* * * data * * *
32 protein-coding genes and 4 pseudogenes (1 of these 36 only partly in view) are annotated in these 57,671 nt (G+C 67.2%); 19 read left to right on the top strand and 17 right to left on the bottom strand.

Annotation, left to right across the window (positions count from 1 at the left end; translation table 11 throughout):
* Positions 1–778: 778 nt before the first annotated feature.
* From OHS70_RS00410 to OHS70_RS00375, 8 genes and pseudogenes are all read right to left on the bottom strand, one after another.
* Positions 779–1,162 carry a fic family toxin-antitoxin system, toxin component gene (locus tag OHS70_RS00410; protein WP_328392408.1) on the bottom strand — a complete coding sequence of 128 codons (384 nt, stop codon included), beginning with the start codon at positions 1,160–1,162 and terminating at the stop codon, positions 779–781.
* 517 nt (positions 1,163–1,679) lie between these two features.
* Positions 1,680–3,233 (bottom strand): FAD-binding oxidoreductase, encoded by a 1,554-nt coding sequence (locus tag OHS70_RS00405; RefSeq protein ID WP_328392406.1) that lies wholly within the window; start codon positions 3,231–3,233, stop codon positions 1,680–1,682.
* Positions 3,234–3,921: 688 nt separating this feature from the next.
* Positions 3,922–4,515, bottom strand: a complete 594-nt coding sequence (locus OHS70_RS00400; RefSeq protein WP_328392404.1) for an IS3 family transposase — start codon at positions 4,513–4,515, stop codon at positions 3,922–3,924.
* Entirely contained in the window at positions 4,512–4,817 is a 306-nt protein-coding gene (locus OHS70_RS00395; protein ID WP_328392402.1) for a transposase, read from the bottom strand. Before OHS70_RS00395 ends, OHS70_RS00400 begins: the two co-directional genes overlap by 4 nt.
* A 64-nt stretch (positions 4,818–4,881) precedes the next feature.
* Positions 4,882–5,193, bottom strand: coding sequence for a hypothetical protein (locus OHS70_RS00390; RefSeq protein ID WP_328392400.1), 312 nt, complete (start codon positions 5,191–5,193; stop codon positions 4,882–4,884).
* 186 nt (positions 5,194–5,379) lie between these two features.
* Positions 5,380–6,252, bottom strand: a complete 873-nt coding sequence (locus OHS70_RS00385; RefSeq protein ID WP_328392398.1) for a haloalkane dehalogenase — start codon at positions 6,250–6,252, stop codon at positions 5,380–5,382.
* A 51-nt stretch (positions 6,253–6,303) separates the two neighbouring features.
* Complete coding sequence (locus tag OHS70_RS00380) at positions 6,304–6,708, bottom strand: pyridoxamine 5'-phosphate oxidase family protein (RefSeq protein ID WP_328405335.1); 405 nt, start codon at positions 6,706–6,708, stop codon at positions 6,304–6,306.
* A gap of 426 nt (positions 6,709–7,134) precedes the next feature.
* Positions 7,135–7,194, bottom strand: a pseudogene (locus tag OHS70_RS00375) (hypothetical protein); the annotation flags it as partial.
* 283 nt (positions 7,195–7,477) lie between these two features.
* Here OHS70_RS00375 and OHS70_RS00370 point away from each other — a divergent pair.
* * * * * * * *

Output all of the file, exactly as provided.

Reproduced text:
32 protein-coding genes and 4 pseudogenes (1 of these 36 only partly in view) are annotated in these 57,671 nt (G+C 67.2%); 19 read left to right on the top strand and 17 right to left on the bottom strand.

Annotation, left to right across the window (positions count from 1 at the left end; translation table 11 throughout):
* Positions 1–778: 778 nt before the first annotated feature.
* From OHS70_RS00410 to OHS70_RS00375, 8 genes and pseudogenes are all read right to left on the bottom strand, one after another.
* Positions 779–1,162 carry a fic family toxin-antitoxin system, toxin component gene (locus tag OHS70_RS00410; protein WP_328392408.1) on the bottom strand — a complete coding sequence of 128 codons (384 nt, stop codon included), beginning with the start codon at positions 1,160–1,162 and terminating at the stop codon, positions 779–781.
* 517 nt (positions 1,163–1,679) lie between these two features.
* Positions 1,680–3,233 (bottom strand): FAD-binding oxidoreductase, encoded by a 1,554-nt coding sequence (locus tag OHS70_RS00405; RefSeq protein ID WP_328392406.1) that lies wholly within the window; start codon positions 3,231–3,233, stop codon positions 1,680–1,682.
* Positions 3,234–3,921: 688 nt separating this feature from the next.
* Positions 3,922–4,515, bottom strand: a complete 594-nt coding sequence (locus OHS70_RS00400; RefSeq protein WP_328392404.1) for an IS3 family transposase — start codon at positions 4,513–4,515, stop codon at positions 3,922–3,924.
* Entirely contained in the window at positions 4,512–4,817 is a 306-nt protein-coding gene (locus OHS70_RS00395; protein ID WP_328392402.1) for a transposase, read from the bottom strand. Before OHS70_RS00395 ends, OHS70_RS00400 begins: the two co-directional genes overlap by 4 nt.
* A 64-nt stretch (positions 4,818–4,881) precedes the next feature.
* Positions 4,882–5,193, bottom strand: coding sequence for a hypothetical protein (locus OHS70_RS00390; RefSeq protein ID WP_328392400.1), 312 nt, complete (start codon positions 5,191–5,193; stop codon positions 4,882–4,884).
* 186 nt (positions 5,194–5,379) lie between these two features.
* Positions 5,380–6,252, bottom strand: a complete 873-nt coding sequence (locus OHS70_RS00385; RefSeq protein ID WP_328392398.1) for a haloalkane dehalogenase — start codon at positions 6,250–6,252, stop codon at positions 5,380–5,382.
* A 51-nt stretch (positions 6,253–6,303) separates the two neighbouring features.
* Complete coding sequence (locus tag OHS70_RS00380) at positions 6,304–6,708, bottom strand: pyridoxamine 5'-phosphate oxidase family protein (RefSeq protein ID WP_328405335.1); 405 nt, start codon at positions 6,706–6,708, stop codon at positions 6,304–6,306.
* A gap of 426 nt (positions 6,709–7,134) precedes the next feature.
* Positions 7,135–7,194, bottom strand: a pseudogene (locus tag OHS70_RS00375) (hypothetical protein); the annotation flags it as partial.
* 283 nt (positions 7,195–7,477) lie between these two features.
* Here OHS70_RS00375 and OHS70_RS00370 point away from each other — a divergent pair.